Discussion relating to the operations of MTA MetroNorth Railroad including west of Hudson operations and discussion of CtDOT sponsored rail operations such as Shore Line East and the Springfield to New Haven Hartford Line

Moderators: GirlOnTheTrain, nomis, FL9AC, Jeff Smith

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  by Jondude11
 
Yes, of course it is, and it's highly unlikely, but it's just sad that there are some places, like Yorktown, which could really benefit.

  by jacksons
 
It's to bad that such poor decisions were made. I'm sure that downtown Millwood and Yorktown Heights would look alot different today had the railroad stayed. It's interesting, but on the other side of the river in Rockland County, towns that had service, i.e. Valley Cottage, Orangeberg, etc. have the same effect, no downtown, just a few strip malls here and there.
The other lines that should have never been abandoned are the LIRR Rockaway Beach and the Boston & Westchester.
The LIRR should have gone to the airport since the airport opened from MANHATTAN and the Boston & Westchester would have served an underserved secton of Westchester and the Bronx and maybe, just maybe been permitted access to Penn. By now, all of the arguments about "track space" would be moot because the right palms would have been properly greased.
Wouldn't it be nice to go back in time and tell the people responsible for those decisions "Wooa, I wouldn't do that".

  by Otto Vondrak
 
If you could address the lack of adequate parking facilities at Put stations, you could certainly have it back. Look at the Port Jervis Line- around 1983 Conrail removed the passenger main through Middletown and Goshen and stuck with the freight main over Moodna. Looks like a bad move on the outset, but now as more people relocate to Orange County, those stations out in those farmer fields now have the capacity to expand those 500+ space parking lots to accomodate more customers from farther away.

Regarding the NYWB running into Penn... seems like the logical choice, doesn't it? Run from Lower Westchester into Penn Station. Problem: available slots and high rent. Parent New Haven was already paying NYC for access to Grand Central and PRR for access to Penn Station... they couldnt afford any more rents, especially for a poor stepchild operation like the NYWB.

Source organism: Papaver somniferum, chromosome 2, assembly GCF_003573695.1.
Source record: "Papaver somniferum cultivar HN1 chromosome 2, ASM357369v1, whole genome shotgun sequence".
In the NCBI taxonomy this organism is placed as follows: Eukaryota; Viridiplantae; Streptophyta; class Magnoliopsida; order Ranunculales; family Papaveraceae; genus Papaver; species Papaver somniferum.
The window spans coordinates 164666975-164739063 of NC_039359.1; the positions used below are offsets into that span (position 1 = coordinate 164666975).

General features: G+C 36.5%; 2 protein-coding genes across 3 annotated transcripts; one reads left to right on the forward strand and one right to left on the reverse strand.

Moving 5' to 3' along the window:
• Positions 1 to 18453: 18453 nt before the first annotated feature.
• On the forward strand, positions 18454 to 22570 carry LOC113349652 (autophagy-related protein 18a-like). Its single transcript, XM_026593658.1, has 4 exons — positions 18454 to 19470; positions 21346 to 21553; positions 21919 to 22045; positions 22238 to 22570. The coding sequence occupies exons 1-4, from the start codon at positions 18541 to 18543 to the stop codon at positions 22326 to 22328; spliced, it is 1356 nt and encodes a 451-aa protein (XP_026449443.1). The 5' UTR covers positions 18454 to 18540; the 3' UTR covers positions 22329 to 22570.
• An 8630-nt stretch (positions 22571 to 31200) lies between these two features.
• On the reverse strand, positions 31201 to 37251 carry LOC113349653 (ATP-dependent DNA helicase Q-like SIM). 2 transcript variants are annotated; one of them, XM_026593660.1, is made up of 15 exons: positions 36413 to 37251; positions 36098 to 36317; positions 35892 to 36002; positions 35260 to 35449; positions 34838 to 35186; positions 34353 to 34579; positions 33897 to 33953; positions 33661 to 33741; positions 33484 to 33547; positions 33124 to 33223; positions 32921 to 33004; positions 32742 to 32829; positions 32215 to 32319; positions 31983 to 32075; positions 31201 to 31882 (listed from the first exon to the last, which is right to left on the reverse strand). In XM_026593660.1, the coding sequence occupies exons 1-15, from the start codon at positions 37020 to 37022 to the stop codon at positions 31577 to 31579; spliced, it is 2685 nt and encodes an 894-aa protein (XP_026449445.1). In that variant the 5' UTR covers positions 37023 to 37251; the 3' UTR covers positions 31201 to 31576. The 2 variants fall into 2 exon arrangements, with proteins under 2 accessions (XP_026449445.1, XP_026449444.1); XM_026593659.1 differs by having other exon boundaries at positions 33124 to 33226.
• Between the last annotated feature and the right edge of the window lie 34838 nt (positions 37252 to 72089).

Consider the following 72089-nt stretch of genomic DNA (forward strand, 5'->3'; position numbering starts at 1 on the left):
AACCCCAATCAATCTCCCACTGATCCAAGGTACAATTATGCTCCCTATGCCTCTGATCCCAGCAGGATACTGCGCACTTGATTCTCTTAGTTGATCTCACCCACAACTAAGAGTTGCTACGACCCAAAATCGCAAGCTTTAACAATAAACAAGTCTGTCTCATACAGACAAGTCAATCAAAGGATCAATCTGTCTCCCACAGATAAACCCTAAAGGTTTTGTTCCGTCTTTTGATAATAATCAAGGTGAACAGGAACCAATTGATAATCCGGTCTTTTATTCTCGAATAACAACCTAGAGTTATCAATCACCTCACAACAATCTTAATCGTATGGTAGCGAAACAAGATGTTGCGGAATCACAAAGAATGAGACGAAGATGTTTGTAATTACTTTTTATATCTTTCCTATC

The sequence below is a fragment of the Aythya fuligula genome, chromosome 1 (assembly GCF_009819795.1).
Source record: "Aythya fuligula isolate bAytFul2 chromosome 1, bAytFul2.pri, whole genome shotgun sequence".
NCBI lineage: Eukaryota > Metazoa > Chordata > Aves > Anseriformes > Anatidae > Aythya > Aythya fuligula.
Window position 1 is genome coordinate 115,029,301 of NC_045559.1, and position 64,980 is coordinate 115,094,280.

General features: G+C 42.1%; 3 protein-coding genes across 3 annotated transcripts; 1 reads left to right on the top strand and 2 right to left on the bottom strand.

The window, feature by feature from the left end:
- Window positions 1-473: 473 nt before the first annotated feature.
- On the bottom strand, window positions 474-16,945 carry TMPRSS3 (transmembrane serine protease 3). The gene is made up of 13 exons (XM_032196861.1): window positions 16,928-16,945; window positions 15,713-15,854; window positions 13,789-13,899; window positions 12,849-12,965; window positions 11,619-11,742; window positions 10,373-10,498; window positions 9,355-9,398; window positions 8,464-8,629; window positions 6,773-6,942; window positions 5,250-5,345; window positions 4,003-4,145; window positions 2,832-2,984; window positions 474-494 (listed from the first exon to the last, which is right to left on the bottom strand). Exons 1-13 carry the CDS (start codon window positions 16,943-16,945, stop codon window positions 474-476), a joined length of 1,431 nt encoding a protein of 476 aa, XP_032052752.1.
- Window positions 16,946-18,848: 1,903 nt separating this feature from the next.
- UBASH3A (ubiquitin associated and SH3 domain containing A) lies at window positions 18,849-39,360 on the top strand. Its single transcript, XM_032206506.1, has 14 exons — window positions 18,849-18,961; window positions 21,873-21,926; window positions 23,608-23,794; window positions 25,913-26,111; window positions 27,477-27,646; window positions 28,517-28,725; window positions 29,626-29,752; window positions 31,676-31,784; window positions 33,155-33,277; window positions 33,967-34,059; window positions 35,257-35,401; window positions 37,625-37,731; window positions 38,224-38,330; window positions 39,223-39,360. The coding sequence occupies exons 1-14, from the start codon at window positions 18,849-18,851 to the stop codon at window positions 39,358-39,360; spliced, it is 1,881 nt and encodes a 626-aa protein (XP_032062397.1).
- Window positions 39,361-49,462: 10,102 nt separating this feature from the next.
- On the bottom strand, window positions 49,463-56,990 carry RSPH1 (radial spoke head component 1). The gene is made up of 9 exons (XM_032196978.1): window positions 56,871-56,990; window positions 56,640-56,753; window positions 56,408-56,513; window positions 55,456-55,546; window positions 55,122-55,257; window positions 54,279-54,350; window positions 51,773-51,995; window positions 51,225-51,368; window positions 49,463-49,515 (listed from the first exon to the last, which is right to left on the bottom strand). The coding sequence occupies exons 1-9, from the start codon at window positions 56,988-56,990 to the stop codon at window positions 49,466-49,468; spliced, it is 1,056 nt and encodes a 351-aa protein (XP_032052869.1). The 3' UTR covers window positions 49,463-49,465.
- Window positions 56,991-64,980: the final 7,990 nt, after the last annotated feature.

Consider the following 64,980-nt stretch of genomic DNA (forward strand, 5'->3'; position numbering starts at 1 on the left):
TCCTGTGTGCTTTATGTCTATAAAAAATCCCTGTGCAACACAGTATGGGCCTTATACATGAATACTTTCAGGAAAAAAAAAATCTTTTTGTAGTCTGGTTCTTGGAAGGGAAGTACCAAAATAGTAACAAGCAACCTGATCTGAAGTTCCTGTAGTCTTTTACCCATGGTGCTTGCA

http://www.nywbry.com/
-otto-

  by jacksons
 
Those lines will never be back. My approach was that if they were never abandoned in the first place all of the problems, i.e. the parking spaces, track space, would have all been addressed by now and there wouldn't be any discussion of "what Ifs" today.
What killed the trains was politics & greed.

  by Noel Weaver
 
jacksons wrote:Those lines will never be back. My approach was that if they were never abandoned in the first place all of the problems, i.e. the parking spaces, track space, would have all been addressed by now and there wouldn't be any discussion of "what Ifs" today.
What killed the trains was politics & greed.
I suppose you could call it politics and greed but so far as the Put was
concerned, it was the lack of financial assistance by the state and the
communities that it served. They simply could not see the value at the
time of the passenger service that they had and they continued to tax the
property and facilities for every dime that they could extract from the
New York Central.
The Put went because the locals did not want it badly enough to offer any
sort of financial assistance to the New York Central to try to keep it
running. In the years following the end of the Put if the situation had not
changed drastically, none of the Metro-North service would be with us
today.
In 1958 it would have been a good and correct move to provide the
necessary assistance to keep the Put in operation but today, it would be
totally ridiculous to put any money into trying to get it back.
Noel Weaver

  by Lackawanna484
 
Noel Weaver wrote:
jacksons wrote:Those lines will never be back. My approach was that if they were never abandoned in the first place all of the problems, i.e. the parking spaces, track space, would have all been addressed by now and there wouldn't be any discussion of "what Ifs" today.
What killed the trains was politics & greed.
I suppose you could call it politics and greed but so far as the Put was
concerned, it was the lack of financial assistance by the state and the
communities that it served. They simply could not see the value at the
time of the passenger service that they had and they continued to tax the
property and facilities for every dime that they could extract from the
New York Central.
The Put went because the locals did not want it badly enough to offer any
sort of financial assistance to the New York Central to try to keep it
running. In the years following the end of the Put if the situation had not
changed drastically, none of the Metro-North service would be with us
today.
In 1958 it would have been a good and correct move to provide the
necessary assistance to keep the Put in operation but today, it would be
totally ridiculous to put any money into trying to get it back.
Noel Weaver
The same story happened on the DL&W, Erie, Pennsy etc lines in NJ at about the same time. It's easy to forget in today's era of heavily subsidized commuter authorities, how resistant governments and taxpayers were to providing any help to private rail companies.

The NY Central's west shore commuter and ferry line, the Erie's lines up into Rockland County, etc were all let go for well under the cost of a single loccomotive today. The big 1966 "train off" was over a piddling sum in today's dollars.

  by JoeG